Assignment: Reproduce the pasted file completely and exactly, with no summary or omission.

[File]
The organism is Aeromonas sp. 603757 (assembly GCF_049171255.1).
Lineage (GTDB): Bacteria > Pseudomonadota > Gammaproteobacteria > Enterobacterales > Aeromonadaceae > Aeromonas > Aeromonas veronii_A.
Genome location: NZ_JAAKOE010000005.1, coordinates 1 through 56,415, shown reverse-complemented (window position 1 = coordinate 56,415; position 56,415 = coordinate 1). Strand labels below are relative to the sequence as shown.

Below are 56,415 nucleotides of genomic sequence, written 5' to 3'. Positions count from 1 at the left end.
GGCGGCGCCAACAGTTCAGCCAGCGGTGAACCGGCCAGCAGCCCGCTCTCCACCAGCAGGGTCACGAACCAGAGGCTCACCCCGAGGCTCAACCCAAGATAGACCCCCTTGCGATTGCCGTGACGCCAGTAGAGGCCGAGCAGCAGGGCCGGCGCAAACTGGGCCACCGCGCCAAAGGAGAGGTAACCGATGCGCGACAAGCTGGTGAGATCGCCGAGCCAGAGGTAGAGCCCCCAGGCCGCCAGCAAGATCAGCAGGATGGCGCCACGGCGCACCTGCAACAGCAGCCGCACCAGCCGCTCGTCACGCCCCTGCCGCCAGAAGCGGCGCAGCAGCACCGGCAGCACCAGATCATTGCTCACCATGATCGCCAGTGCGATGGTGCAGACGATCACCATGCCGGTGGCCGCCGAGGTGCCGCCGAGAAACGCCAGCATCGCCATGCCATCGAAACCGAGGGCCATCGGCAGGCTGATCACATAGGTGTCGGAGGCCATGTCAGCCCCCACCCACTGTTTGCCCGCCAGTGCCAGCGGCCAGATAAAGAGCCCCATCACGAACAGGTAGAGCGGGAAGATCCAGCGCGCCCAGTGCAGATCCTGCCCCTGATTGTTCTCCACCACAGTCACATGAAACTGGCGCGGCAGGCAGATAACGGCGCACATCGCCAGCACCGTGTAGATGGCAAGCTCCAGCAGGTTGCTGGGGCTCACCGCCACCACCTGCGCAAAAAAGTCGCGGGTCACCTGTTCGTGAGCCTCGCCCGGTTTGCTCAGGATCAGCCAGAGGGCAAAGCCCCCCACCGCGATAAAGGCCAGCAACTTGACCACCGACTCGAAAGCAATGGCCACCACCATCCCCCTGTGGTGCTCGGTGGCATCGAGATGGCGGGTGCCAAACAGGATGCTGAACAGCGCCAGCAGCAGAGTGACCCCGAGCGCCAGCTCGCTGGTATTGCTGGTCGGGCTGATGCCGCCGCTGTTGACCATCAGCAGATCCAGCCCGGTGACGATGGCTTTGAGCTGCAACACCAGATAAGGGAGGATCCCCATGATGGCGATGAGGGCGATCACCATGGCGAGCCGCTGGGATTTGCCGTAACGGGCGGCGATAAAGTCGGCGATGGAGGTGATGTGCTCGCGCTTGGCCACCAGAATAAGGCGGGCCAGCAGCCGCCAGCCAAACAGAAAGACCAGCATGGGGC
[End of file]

The organism is Aeromonas sp. 603757 (assembly GCF_049171255.1).
Lineage (GTDB): Bacteria > Pseudomonadota > Gammaproteobacteria > Enterobacterales > Aeromonadaceae > Aeromonas > Aeromonas veronii_A.
Genome location: NZ_JAAKOE010000005.1, coordinates 1 through 56,415, shown reverse-complemented (window position 1 = coordinate 56,415; position 56,415 = coordinate 1). Strand labels below are relative to the sequence as shown.

Below are 56,415 nucleotides of genomic sequence, written 5' to 3'. Positions count from 1 at the left end.
GGCGGCGCCAACAGTTCAGCCAGCGGTGAACCGGCCAGCAGCCCGCTCTCCACCAGCAGGGTCACGAACCAGAGGCTCACCCCGAGGCTCAACCCAAGATAGACCCCCTTGCGATTGCCGTGACGCCAGTAGAGGCCGAGCAGCAGGGCCGGCGCAAACTGGGCCACCGCGCCAAAGGAGAGGTAACCGATGCGCGACAAGCTGGTGAGATCGCCGAGCCAGAGGTAGAGCCCCCAGGCCGCCAGCAAGATCAGCAGGATGGCGCCACGGCGCACCTGCAACAGCAGCCGCACCAGCCGCTCGTCACGCCCCTGCCGCCAGAAGCGGCGCAGCAGCACCGGCAGCACCAGATCATTGCTCACCATGATCGCCAGTGCGATGGTGCAGACGATCACCATGCCGGTGGCCGCCGAGGTGCCGCCGAGAAACGCCAGCATCGCCATGCCATCGAAACCGAGGGCCATCGGCAGGCTGATCACATAGGTGTCGGAGGCCATGTCAGCCCCCACCCACTGTTTGCCCGCCAGTGCCAGCGGCCAGATAAAGAGCCCCATCACGAACAGGTAGAGCGGGAAGATCCAGCGCGCCCAGTGCAGATCCTGCCCCTGATTGTTCTCCACCACAGTCACATGAAACTGGCGCGGCAGGCAGATAACGGCGCACATCGCCAGCACCGTGTAGATGGCAAGCTCCAGCAGGTTGCTGGGGCTCACCGCCACCACCTGCGCAAAAAAGTCGCGGGTCACCTGTTCGTGAGCCTCGCCCGGTTTGCTCAGGATCAGCCAGAGGGCAAAGCCCCCCACCGCGATAAAGGCCAGCAACTTGACCACCGACTCGAAAGCAATGGCCACCACCATCCCCCTGTGGTGCTCGGTGGCATCGAGATGGCGGGTGCCAAACAGGATGCTGAACAGCGCCAGCAGCAGAGTGACCCCGAGCGCCAGCTCGCTGGTATTGCTGGTCGGGCTGATGCCGCCGCTGTTGACCATCAGCAGATCCAGCCCGGTGACGATGGCTTTGAGCTGCAACACCAGATAAGGGAGGATCCCCATGATGGCGATGAGGGCGATCACCATGGCGAGCCGCTGGGATTTGCCGTAACGGGCGGCGATAAAGTCGGCGATGGAGGTGATGTGCTCGCGCTTGGCCACCAGAATAAGGCGGGCCAGCAGCCGCCAGCCAAACAGAAAGACCAGCATGGGGC